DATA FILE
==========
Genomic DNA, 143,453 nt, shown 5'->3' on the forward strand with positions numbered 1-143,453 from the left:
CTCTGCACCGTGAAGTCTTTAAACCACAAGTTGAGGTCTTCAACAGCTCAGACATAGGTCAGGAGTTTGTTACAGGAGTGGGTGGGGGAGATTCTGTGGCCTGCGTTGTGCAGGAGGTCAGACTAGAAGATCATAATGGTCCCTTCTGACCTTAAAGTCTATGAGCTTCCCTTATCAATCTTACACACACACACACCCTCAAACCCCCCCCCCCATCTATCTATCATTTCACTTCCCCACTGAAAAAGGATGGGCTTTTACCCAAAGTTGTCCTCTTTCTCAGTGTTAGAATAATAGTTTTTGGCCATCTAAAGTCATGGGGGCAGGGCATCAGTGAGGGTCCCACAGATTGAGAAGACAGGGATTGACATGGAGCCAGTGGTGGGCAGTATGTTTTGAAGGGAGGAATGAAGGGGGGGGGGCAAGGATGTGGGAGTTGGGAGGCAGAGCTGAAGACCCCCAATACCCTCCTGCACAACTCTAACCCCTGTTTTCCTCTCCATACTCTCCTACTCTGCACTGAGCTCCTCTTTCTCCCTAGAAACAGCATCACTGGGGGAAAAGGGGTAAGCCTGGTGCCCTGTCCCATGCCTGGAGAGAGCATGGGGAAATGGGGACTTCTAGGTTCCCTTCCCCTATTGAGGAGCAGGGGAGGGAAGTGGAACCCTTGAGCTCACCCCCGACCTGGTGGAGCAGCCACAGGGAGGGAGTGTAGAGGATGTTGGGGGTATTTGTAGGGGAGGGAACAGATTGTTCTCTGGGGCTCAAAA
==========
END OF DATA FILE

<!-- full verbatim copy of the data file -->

Genomic DNA, 143,453 nt, shown 5'->3' on the forward strand with positions numbered 1-143,453 from the left:
CTCTGCACCGTGAAGTCTTTAAACCACAAGTTGAGGTCTTCAACAGCTCAGACATAGGTCAGGAGTTTGTTACAGGAGTGGGTGGGGGAGATTCTGTGGCCTGCGTTGTGCAGGAGGTCAGACTAGAAGATCATAATGGTCCCTTCTGACCTTAAAGTCTATGAGCTTCCCTTATCAATCTTACACACACACACACCCTCAAACCCCCCCCCCCATCTATCTATCATTTCACTTCCCCACTGAAAAAGGATGGGCTTTTACCCAAAGTTGTCCTCTTTCTCAGTGTTAGAATAATAGTTTTTGGCCATCTAAAGTCATGGGGGCAGGGCATCAGTGAGGGTCCCACAGATTGAGAAGACAGGGATTGACATGGAGCCAGTGGTGGGCAGTATGTTTTGAAGGGAGGAATGAAGGGGGGGGGGCAAGGATGTGGGAGTTGGGAGGCAGAGCTGAAGACCCCCAATACCCTCCTGCACAACTCTAACCCCTGTTTTCCTCTCCATACTCTCCTACTCTGCACTGAGCTCCTCTTTCTCCCTAGAAACAGCATCACTGGGGGAAAAGGGGTAAGCCTGGTGCCCTGTCCCATGCCTGGAGAGAGCATGGGGAAATGGGGACTTCTAGGTTCCCTTCCCCTATTGAGGAGCAGGGGAGGGAAGTGGAACCCTTGAGCTCACCCCCGACCTGGTGGAGCAGCCACAGGGAGGGAGTGTAGAGGATGTTGGGGGTATTTGTAGGGGAGGGAACAGATTGTTCTCTGGGGCTCAAAA